Monday, April 13th, 2020

Workers’ Compensation Emergency Regulations Protect First Responders and Front-Line Workers Exposed to COVID-19

The State of Illinois has issued emergency regulations governing the rules of evidences for Workers’ Compensation claims related to COVID-19 First Responders and Front-Line Workers. For those parties identified in the emergency regulations, any injury or incapacity that happens because of COVID-19 exposure during the state of emergency will be rebuttably presumed to arise out of their employment and to be causally connected to the hazards and exposures of their employment. Otherwise, Workers’ Compensation petitioners generally bear the burden of proving that contagion to an infectious disease arose out of their employment and directly in the line of their duties while working.

For government employers, it is worth noting that this regulation will apply to police, fire personnel, emergency medical technicians, and paramedics, as well as all individuals employed and considered as “first responders,” health care providers engaged in patient care, and correction officers.

Firefighters, EMTs, and paramedics already had a statutory presumption of work-related contagion of respiratory conditions, among other diseases/conditions, such as blood borne pathogens, heart disease, and cancer, in claims through the Workers’ Compensation Act and the Workers Occupational Diseases Act.

The Workers’ Compensation emergency rule also will apply to the crucial personnel of the following essential businesses that were identified under the following headings in the Governor’s Stay-at-Home Executive Order No. 10, Section 1, Part 12 (which list includes all of the businesses identified in that order apart from “Media. Newspapers, television, radio, and other media services”):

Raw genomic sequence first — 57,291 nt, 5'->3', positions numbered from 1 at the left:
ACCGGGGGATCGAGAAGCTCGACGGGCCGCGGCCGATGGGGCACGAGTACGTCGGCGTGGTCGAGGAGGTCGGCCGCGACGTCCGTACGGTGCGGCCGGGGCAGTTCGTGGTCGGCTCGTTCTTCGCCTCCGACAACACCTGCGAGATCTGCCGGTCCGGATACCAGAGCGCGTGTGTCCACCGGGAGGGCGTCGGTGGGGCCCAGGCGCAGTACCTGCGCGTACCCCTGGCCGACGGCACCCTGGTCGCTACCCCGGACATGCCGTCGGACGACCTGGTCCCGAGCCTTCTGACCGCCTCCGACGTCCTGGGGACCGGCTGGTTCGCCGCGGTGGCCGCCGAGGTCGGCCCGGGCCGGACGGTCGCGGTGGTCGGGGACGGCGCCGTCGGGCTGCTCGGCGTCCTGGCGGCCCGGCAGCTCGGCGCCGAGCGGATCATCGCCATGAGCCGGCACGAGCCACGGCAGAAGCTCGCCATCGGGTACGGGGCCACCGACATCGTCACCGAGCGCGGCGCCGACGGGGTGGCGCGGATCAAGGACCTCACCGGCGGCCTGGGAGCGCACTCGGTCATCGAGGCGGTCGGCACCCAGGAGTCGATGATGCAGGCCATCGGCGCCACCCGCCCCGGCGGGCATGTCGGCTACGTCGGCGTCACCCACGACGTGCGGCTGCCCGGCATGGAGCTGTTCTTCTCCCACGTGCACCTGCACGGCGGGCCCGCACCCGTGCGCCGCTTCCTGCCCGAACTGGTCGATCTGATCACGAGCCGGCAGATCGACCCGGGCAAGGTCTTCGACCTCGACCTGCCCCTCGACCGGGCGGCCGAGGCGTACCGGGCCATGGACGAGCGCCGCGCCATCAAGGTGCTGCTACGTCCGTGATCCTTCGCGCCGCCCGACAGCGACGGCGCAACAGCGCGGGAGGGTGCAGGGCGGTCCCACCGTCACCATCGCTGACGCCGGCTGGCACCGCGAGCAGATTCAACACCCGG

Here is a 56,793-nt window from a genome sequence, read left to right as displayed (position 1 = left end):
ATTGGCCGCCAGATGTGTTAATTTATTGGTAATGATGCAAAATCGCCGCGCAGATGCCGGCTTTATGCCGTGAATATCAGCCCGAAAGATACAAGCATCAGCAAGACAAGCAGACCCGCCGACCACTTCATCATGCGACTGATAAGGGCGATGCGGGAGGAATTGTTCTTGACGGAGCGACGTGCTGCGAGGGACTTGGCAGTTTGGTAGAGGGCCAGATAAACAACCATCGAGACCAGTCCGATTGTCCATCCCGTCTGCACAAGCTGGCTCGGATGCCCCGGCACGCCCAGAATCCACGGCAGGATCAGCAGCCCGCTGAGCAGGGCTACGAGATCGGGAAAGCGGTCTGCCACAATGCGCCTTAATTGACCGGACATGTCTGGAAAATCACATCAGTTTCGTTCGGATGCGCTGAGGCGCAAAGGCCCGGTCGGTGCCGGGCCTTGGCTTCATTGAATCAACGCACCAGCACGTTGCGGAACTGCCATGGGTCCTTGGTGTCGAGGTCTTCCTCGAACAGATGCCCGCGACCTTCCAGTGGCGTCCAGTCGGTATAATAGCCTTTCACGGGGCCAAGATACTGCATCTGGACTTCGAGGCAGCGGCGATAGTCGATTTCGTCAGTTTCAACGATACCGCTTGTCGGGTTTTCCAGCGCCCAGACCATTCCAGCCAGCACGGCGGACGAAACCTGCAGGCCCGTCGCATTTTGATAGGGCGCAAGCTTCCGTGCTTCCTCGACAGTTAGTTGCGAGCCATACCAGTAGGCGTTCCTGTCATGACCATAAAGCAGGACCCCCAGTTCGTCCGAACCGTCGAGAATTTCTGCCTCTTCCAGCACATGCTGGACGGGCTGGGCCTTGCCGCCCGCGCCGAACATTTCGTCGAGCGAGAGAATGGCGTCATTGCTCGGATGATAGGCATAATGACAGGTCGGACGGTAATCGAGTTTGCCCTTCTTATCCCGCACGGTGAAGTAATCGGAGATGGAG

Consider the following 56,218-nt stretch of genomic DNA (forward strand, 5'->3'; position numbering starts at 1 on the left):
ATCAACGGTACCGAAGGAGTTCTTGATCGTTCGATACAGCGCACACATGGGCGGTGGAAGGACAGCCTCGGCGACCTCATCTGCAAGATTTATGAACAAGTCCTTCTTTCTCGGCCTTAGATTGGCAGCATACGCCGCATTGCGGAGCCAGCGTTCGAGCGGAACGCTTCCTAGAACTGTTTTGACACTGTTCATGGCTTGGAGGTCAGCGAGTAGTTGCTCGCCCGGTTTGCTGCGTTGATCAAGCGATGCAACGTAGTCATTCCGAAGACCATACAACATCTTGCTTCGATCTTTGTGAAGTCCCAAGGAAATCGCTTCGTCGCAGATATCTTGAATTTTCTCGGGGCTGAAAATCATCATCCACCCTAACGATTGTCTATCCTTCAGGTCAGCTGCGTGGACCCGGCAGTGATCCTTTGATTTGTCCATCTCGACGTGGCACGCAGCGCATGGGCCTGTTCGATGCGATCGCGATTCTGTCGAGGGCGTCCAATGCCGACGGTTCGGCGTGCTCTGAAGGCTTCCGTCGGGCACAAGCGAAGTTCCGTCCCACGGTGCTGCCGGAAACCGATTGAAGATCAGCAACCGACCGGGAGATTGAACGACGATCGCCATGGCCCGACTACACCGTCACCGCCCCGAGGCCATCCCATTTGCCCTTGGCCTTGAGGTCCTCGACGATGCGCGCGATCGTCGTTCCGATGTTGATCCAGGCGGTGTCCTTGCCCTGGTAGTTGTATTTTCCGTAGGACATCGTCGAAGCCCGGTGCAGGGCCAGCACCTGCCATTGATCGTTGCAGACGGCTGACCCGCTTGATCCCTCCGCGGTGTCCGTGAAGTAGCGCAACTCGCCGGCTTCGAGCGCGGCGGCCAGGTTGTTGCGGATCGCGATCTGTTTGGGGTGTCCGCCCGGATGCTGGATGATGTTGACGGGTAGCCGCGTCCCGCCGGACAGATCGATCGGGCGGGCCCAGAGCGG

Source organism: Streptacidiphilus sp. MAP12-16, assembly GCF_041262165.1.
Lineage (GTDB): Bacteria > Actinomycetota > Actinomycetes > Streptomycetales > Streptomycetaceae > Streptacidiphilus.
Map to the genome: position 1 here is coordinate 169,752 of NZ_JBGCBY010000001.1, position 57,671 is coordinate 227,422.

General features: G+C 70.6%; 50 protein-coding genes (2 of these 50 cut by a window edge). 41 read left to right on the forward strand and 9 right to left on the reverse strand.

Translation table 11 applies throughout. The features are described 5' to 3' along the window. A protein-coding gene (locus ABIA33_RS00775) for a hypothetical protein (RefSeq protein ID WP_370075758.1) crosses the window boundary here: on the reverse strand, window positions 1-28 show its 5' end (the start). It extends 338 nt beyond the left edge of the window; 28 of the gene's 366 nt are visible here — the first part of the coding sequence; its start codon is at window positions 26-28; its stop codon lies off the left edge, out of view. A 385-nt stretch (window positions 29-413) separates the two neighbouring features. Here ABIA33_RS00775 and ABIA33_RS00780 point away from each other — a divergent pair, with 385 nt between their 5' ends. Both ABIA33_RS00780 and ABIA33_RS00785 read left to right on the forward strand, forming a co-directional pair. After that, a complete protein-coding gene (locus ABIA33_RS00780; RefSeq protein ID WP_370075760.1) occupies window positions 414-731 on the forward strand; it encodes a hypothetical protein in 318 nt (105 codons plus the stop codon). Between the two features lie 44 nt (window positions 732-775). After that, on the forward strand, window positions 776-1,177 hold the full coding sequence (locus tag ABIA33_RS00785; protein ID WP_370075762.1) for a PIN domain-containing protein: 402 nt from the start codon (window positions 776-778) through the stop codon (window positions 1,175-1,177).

• Stores that sell groceries and medicine
  • Food, beverage, and cannabis production and agriculture
  • Organizations that provide charitable and social services
  • Gas stations and businesses needed for transportation
  • Financial institutions
  • Hardware and supplies stores
  • Critical trades
  • Mail, post, shipping, logistics, delivery, and pick-up services
  • Educational institutions
  • Laundry services
  • Restaurants for consumption off-premises
  • Supplies to work from home
  • Supplies for Essential Businesses and Operations
  • Transportation
  • Home-based care and services
  • Residential facilities and shelters
  • Professional services
  • Day care centers for employees exempted by Executive Order 2020-10
  • Manufacture, distribution, and supply chain for critical products and industries
  • Critical labor union functions
  • Hotels and motels

A crucial definition under Workers’ Compensation law will be how expansive the definition of “first responder” is applied. The Workers’ Compensation Act does not define the phrase. The recent Families First Coronavirus Response Act utilizes the phrase “emergency responder” which the Department of Labor defined to include public works employees, in addition to police and fire personnel.

Ruth Alderman Schlossberg

Author: Ruth A. Schlossberg